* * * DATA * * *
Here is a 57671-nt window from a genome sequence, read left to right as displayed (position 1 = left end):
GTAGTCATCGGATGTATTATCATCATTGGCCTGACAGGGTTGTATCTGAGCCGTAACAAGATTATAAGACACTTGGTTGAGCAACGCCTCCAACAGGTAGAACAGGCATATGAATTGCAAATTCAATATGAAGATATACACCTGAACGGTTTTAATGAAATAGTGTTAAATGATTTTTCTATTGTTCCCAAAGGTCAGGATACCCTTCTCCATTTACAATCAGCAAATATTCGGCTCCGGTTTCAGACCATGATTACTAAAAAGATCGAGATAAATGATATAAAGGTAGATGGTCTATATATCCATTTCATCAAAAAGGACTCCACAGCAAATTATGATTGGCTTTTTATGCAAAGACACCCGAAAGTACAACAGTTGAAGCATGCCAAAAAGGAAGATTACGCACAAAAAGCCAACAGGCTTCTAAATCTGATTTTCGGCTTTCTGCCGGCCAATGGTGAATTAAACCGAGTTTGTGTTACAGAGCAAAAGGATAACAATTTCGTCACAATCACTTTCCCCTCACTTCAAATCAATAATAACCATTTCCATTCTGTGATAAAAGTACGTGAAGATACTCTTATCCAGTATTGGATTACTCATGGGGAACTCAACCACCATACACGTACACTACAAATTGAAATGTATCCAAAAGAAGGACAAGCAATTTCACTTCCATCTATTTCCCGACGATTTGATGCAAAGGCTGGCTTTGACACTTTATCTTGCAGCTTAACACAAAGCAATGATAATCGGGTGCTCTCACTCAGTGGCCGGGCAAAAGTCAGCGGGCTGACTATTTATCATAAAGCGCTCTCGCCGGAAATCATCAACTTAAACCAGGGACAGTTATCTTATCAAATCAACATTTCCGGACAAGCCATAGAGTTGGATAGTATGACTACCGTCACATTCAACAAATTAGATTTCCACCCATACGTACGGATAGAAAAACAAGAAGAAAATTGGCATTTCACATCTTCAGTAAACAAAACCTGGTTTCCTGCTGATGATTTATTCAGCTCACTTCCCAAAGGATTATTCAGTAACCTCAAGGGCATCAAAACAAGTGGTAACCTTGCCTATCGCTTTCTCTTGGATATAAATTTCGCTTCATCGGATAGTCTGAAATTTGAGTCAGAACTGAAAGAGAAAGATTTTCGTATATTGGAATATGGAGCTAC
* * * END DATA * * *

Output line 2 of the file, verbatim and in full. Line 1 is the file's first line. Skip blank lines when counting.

GTAGTCATCGGATGTATTATCATCATTGGCCTGACAGGGTTGTATCTGAGCCGTAACAAGATTATAAGACACTTGGTTGAGCAACGCCTCCAACAGGTAGAACAGGCATATGAATTGCAAATTCAATATGAAGATATACACCTGAACGGTTTTAATGAAATAGTGTTAAATGATTTTTCTATTGTTCCCAAAGGTCAGGATACCCTTCTCCATTTACAATCAGCAAATATTCGGCTCCGGTTTCAGACCATGATTACTAAAAAGATCGAGATAAATGATATAAAGGTAGATGGTCTATATATCCATTTCATCAAAAAGGACTCCACAGCAAATTATGATTGGCTTTTTATGCAAAGACACCCGAAAGTACAACAGTTGAAGCATGCCAAAAAGGAAGATTACGCACAAAAAGCCAACAGGCTTCTAAATCTGATTTTCGGCTTTCTGCCGGCCAATGGTGAATTAAACCGAGTTTGTGTTACAGAGCAAAAGGATAACAATTTCGTCACAATCACTTTCCCCTCACTTCAAATCAATAATAACCATTTCCATTCTGTGATAAAAGTACGTGAAGATACTCTTATCCAGTATTGGATTACTCATGGGGAACTCAACCACCATACACGTACACTACAAATTGAAATGTATCCAAAAGAAGGACAAGCAATTTCACTTCCATCTATTTCCCGACGATTTGATGCAAAGGCTGGCTTTGACACTTTATCTTGCAGCTTAACACAAAGCAATGATAATCGGGTGCTCTCACTCAGTGGCCGGGCAAAAGTCAGCGGGCTGACTATTTATCATAAAGCGCTCTCGCCGGAAATCATCAACTTAAACCAGGGACAGTTATCTTATCAAATCAACATTTCCGGACAAGCCATAGAGTTGGATAGTATGACTACCGTCACATTCAACAAATTAGATTTCCACCCATACGTACGGATAGAAAAACAAGAAGAAAATTGGCATTTCACATCTTCAGTAAACAAAACCTGGTTTCCTGCTGATGATTTATTCAGCTCACTTCCCAAAGGATTATTCAGTAACCTCAAGGGCATCAAAACAAGTGGTAACCTTGCCTATCGCTTTCTCTTGGATATAAATTTCGCTTCATCGGATAGTCTGAAATTTGAGTCAGAACTGAAAGAGAAAGATTTTCGTATATTGGAATATGGAGCTAC